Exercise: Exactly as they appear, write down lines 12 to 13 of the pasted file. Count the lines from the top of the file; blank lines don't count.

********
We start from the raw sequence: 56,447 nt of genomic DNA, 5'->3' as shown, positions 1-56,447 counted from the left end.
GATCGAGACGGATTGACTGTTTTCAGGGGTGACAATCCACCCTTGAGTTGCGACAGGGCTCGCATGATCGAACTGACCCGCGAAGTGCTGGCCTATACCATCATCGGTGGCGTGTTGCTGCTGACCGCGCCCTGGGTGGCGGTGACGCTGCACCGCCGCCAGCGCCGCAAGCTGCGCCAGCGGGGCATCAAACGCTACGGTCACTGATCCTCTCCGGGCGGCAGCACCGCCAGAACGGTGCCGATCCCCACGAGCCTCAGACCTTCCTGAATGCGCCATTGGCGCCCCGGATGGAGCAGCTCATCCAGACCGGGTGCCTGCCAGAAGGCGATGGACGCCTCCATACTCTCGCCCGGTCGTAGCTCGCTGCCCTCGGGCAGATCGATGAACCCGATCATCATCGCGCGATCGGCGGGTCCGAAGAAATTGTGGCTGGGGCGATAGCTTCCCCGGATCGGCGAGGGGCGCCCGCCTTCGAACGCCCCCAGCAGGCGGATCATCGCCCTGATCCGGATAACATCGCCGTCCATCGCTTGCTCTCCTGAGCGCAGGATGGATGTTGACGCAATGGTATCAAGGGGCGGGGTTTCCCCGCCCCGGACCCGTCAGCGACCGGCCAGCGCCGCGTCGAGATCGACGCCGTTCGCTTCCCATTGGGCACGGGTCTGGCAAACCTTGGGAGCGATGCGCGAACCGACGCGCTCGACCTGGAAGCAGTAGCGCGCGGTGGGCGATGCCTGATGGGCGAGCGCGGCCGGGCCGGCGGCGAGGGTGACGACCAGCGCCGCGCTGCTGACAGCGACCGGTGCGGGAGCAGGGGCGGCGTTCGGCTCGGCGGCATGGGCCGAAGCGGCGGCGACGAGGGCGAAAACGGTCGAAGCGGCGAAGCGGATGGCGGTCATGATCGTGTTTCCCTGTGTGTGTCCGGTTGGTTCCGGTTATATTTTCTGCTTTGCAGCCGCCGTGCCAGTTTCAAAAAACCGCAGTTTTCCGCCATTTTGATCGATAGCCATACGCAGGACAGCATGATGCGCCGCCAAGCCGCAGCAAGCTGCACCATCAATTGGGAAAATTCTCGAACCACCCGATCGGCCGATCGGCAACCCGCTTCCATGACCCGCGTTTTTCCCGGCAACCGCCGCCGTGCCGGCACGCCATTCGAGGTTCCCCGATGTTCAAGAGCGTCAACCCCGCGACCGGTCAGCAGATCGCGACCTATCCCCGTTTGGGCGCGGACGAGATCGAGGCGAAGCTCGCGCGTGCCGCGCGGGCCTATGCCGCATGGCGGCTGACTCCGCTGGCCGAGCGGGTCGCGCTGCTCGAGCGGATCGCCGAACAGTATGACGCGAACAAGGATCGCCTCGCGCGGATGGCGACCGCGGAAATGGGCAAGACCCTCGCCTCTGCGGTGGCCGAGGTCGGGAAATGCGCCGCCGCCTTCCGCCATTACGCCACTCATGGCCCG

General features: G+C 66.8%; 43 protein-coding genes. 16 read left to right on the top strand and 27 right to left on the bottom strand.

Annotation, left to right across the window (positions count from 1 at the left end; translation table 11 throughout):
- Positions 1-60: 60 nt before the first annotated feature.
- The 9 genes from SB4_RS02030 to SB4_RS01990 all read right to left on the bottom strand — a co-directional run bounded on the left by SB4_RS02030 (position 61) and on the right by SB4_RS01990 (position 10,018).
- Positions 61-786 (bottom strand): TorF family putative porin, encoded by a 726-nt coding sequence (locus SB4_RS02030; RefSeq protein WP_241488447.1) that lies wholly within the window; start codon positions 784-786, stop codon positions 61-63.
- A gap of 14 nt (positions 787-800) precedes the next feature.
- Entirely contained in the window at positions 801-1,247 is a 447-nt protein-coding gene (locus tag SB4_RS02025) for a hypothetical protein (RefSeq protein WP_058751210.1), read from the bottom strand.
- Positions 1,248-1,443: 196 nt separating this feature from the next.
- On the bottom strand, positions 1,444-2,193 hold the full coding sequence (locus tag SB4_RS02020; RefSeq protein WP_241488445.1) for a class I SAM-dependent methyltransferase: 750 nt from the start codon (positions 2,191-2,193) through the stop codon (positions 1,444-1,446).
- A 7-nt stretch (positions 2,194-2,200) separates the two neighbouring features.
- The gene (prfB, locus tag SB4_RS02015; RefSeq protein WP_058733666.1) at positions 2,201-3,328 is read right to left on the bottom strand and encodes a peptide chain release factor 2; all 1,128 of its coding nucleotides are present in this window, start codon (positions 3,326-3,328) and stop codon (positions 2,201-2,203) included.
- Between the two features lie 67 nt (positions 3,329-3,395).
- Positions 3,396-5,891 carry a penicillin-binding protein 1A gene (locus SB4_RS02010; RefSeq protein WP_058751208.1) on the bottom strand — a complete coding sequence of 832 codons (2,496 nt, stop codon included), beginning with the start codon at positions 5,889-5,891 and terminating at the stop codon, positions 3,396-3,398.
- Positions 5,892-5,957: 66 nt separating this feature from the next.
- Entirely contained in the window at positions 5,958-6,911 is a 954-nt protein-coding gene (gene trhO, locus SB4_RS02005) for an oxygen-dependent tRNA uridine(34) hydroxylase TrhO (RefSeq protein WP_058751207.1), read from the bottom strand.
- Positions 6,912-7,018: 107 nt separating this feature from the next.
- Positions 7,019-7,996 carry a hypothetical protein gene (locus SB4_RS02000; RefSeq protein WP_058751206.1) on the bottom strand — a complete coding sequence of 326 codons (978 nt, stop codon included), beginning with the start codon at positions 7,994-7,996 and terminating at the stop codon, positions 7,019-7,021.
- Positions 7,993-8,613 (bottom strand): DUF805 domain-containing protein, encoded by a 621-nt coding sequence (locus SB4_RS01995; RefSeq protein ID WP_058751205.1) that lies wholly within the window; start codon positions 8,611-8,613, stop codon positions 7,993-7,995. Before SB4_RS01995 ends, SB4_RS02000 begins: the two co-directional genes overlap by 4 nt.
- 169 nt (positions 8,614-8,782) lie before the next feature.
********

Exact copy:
- A 7-nt stretch (positions 2,194-2,200) separates the two neighbouring features.
- The gene (prfB, locus tag SB4_RS02015; RefSeq protein WP_058733666.1) at positions 2,201-3,328 is read right to left on the bottom strand and encodes a peptide chain release factor 2; all 1,128 of its coding nucleotides are present in this window, start codon (positions 3,326-3,328) and stop codon (positions 2,201-2,203) included.